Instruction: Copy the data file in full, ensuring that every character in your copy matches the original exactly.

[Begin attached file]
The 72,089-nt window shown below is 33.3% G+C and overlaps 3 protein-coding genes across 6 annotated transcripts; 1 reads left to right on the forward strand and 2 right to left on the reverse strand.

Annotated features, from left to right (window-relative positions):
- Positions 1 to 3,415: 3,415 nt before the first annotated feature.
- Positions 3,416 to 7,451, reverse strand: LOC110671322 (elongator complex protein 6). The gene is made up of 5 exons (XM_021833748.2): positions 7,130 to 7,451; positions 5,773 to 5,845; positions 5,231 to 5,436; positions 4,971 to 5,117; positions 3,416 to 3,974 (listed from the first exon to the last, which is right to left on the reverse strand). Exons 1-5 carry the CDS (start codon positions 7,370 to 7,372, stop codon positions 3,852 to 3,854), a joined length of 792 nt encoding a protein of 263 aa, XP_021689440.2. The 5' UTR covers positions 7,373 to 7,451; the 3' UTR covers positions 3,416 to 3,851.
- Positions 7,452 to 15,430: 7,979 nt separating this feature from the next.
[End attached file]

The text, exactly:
The 72,089-nt window shown below is 33.3% G+C and overlaps 3 protein-coding genes across 6 annotated transcripts; 1 reads left to right on the forward strand and 2 right to left on the reverse strand.

Annotated features, from left to right (window-relative positions):
- Positions 1 to 3,415: 3,415 nt before the first annotated feature.
- Positions 3,416 to 7,451, reverse strand: LOC110671322 (elongator complex protein 6). The gene is made up of 5 exons (XM_021833748.2): positions 7,130 to 7,451; positions 5,773 to 5,845; positions 5,231 to 5,436; positions 4,971 to 5,117; positions 3,416 to 3,974 (listed from the first exon to the last, which is right to left on the reverse strand). Exons 1-5 carry the CDS (start codon positions 7,370 to 7,372, stop codon positions 3,852 to 3,854), a joined length of 792 nt encoding a protein of 263 aa, XP_021689440.2. The 5' UTR covers positions 7,373 to 7,451; the 3' UTR covers positions 3,416 to 3,851.
- Positions 7,452 to 15,430: 7,979 nt separating this feature from the next.